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Jennifer Piscopo defines a pervasive problem in U.S. politics: women’s full inclusion in political power is stunted by their persistent underrepresentation as officeholders. She suggests that the solution must encompass positive action that promotes systemic, structural change—instead of putting the onus on women to remedy their own marginalization. She is right. But how can we respond to this call to action?
As Piscopo notes, it is difficult to imagine viable, realistic strategies for structural change to the U.S. electoral process. Gender quotas “aren’t directly translatable to the United States,” and “one quirk of the U.S. political system is that political parties do not control ballot access.” But this is not just a quirk; this is a significant challenge to the types of electoral reforms that have been implemented globally in party-centered systems to promote gender parity. The weakening of party influence in the U.S. system of party primaries only exacerbates this challenge; not only do parties have minimal say in who runs for nomination, but they have ceded the decision on who wins to voters in (mostly) winner-takes-all elections. Parties’ unwillingness to “play” in primary elections—whether through endorsements or financial support—removes another potential site for the type of positive action Piscopo proposes. Of course, there is no legal reason parties could not intervene at this stage to support women, but there is also no way to punish parties that do not.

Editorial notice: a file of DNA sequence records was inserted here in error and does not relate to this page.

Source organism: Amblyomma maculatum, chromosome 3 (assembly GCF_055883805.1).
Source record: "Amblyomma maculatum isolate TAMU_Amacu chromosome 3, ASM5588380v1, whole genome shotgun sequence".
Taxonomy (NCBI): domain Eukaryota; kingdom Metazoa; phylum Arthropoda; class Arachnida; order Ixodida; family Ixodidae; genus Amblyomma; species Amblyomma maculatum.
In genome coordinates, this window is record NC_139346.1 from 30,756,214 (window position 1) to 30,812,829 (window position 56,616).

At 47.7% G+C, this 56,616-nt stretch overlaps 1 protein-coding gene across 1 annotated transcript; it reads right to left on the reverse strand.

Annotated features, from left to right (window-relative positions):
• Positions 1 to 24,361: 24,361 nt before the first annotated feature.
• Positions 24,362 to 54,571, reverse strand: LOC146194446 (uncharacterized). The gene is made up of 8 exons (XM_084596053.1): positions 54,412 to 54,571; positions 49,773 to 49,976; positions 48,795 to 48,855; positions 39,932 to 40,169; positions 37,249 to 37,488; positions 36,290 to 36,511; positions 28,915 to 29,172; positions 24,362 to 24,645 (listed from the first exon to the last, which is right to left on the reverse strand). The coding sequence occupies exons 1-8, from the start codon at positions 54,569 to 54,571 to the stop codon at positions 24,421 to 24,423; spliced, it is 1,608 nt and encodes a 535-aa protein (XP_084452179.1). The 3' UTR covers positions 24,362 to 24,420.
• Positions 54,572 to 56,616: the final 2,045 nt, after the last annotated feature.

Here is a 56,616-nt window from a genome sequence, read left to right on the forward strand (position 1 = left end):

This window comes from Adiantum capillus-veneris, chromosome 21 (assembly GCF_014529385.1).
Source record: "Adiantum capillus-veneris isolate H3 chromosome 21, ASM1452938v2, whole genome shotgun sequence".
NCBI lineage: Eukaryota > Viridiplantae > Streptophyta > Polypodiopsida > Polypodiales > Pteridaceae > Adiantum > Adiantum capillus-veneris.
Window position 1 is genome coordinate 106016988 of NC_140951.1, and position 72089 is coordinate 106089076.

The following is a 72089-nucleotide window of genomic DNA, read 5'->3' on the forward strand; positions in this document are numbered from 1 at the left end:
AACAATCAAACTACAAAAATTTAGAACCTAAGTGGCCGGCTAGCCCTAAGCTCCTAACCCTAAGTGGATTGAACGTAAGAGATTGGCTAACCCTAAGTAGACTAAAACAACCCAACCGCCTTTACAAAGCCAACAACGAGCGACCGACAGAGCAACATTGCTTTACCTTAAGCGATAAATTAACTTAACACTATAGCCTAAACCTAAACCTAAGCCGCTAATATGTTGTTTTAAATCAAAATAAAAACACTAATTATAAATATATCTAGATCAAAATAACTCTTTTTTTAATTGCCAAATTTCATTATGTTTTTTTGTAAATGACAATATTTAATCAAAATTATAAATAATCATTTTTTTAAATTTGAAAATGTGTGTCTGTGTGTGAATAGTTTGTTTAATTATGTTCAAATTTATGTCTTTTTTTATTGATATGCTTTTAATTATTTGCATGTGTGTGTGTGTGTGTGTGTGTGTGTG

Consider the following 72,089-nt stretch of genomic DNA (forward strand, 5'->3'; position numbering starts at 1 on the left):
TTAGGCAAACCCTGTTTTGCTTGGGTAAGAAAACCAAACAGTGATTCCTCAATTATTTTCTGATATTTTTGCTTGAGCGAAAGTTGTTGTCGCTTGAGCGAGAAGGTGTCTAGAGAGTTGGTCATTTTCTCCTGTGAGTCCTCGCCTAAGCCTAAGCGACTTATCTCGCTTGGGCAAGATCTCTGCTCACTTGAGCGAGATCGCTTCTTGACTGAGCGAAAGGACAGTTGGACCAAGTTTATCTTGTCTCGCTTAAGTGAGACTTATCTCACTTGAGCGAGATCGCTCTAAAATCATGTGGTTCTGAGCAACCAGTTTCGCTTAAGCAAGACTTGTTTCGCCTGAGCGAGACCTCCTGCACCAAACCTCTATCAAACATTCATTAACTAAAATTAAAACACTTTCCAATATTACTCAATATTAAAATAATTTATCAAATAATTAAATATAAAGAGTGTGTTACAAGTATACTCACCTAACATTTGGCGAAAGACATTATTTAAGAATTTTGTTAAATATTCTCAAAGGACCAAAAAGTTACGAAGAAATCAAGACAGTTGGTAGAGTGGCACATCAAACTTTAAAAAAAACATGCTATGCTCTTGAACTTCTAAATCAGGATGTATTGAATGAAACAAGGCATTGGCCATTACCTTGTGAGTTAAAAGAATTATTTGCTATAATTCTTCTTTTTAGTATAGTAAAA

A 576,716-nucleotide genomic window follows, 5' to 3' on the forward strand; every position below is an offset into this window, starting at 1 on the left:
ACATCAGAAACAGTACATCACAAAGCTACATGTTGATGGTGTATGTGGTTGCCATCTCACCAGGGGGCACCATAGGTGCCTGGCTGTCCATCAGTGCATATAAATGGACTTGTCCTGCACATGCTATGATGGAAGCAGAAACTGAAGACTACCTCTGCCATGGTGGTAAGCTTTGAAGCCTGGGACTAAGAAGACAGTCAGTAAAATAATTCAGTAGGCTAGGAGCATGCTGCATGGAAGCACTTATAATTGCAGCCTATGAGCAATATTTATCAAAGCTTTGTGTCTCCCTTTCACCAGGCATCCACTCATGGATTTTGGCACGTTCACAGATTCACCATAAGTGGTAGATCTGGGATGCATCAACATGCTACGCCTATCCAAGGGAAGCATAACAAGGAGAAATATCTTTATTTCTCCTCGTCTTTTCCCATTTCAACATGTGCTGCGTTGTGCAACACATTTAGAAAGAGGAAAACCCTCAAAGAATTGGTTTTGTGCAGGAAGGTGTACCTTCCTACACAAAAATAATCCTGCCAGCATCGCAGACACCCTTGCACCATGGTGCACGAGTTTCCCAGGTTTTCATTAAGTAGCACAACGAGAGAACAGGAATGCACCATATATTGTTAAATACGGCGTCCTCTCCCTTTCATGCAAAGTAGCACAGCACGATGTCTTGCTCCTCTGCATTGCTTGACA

Elsewhere in the world, financial incentives or sanctions are used to shape party behavior; the government can punish or reward political parties for promoting women’s inclusion by controlling the parties’ access to government funds. The role of outside (non-party and nongovernmental) money in U.S. politics means it is not possible to use campaign finance to enforce gender parity in candidate selection. These realities make applying solutions from other countries not only difficult, but also unlikely without a wholesale restructuring of how elections are run. On that front, remember that electoral rules vary across the fifty states, adding greater complexity to securing nationwide reforms.